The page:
The Florida Project (2017; first-time watch) — Bobby (Willem Dafoe) is the manager of a crappy, low-cost Florida hotel near Disney World. He has to walk a fine line between often unpleasant guests and the hard-to-please owner. Halley (Bria Vinaite) lives at the hotel with her daughter Moonee (Brooklyn Prince) make a living by scamming tourists, and both are in severe need of adult supervision. It’s a wonderful film with terrific acting and strong emotional impact. Full review at

Thirst Street (2017; first-time watch) — Gina (Lindsay Burdge) is a flight attendant who’s just lost her husband. While on a layover in Paris, her colleagues try to cheer her up by taking her out for a night of cabaret where she meets Jérôme (Damien Bonnard), who becomes the new love of her life. The only problem is that he doesn’t feel the same way about her. It’s a well-made film that’s occasionally uncomfortable to watch and occasionally features surreal narration by Anjelica Huston.

Psycho (1960; rewatch) — Marion Crane (Janet Leigh) and Sam Loomis (John Gavin) are in a long-distance relationship. Marion wants to get married, but Sam wants to wait until he can afford to live somewhere other than in the back of the hardware store where he works. Marion works at a real estate office and sees her chance when an oil baron buys a house with cash, and her boss asks her to take it to the bank. Instead, she absconds with it and heads off to see Sam. But when it starts pouring, she decides to stop for the night at a small hotel run by Norman Bates (Anthony Perkins), who lives with his mother in a house next to the hotel. Norman likes Marion, but his mother doesn’t like that he likes her and decides to do something about it. One of the greatest movies of all time made by one of the greatest directors of all time.

Frozen Scream (1980; first-time watch) — A couple of doctors are experimenting with immortality by killing people, freezing them, and bringing them back as zombies. It’s a barely coherent movie that depends heavily on narration to explain what’s going on, and that narration is often clumsily inserted over dialogue that isn’t the most interesting thing you’ve ever heard. The acting is bad and lacks energy, and the production values are pretty low. Nevertheless, it can be pretty entertaining, and often because of the very faults that make it not a great movie by most traditional measures.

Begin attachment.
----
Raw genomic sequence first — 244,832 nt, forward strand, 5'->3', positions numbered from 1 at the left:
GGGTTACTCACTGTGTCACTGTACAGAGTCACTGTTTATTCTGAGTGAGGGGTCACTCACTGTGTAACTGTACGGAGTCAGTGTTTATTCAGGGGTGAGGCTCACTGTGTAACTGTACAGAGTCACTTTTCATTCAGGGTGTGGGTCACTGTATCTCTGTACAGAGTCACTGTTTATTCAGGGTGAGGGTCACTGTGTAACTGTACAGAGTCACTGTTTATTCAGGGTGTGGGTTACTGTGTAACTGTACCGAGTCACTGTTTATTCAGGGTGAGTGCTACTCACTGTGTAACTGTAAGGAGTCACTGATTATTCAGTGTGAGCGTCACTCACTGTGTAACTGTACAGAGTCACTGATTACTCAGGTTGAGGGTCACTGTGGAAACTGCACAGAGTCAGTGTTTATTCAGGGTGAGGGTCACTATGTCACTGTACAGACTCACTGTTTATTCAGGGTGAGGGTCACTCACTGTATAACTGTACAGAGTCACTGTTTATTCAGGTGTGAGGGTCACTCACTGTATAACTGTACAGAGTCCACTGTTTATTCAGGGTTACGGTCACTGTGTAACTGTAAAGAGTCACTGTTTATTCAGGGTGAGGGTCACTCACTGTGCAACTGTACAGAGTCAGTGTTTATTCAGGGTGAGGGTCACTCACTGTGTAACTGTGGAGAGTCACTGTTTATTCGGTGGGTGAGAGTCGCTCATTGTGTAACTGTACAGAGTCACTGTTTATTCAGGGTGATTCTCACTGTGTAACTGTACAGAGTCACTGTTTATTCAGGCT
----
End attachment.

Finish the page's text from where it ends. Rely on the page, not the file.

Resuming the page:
Mr. Vampire III (1987; first-time watch) — A man who has made friends with ghosts uses them to scam people by having the ghosts haunt houses and then charging the owners to get rid of them. But when he’s caught in the scam and trying to leave town, he encounters a real supernatural scenario and must help to defeat them. This kung-fu film from Hong Kong is very funny and very creative but doesn’t really have all that much to do with vampires.

Blade Runner 2049 (2017; first-time watch) — K (Ryan Gosling) is a replicant who works for the police hunting down and destroying older replicant models that aren’t so good at following instructions. All replicants are artificially created, but he finds evidence that one might have been born. This revelation could trigger a war between humans and replicants, and K’s boss (Robin Wright) tells him to investigate and make the child, and all references to it, disappear. The first half is adequate, but the second half less so. Full review at

Three Ages (1923; first-time watch) — Buster Keaton plays the same basic character in three periods in history: the days of cave men, during the Roman empire, and in the 1920s. He’s a man that women seem to like, but other men really don’t like that women like him, and they try to use force to keep him away. It’s very funny in typical Keaton form and includes some impressive stunts.

Lisa and the Devil (1973; first-time watch) — Lisa (Elke Sommer) gets lost in an unfamiliar city and hitches a ride with a couple whose car breaks down, and they’re forced to spend the night at a nearby mansion. She keeps encountering a mysterious man (a lollipop-obsessed Telly Savalas) who always seems to be around one or more life-size dolls. As time goes by, she starts to realize that the dolls look like real people she’s also met. It’s a Mario Bava film that looks great and has vivid colors and some great ideas, but it does have some pacing issues toward the end.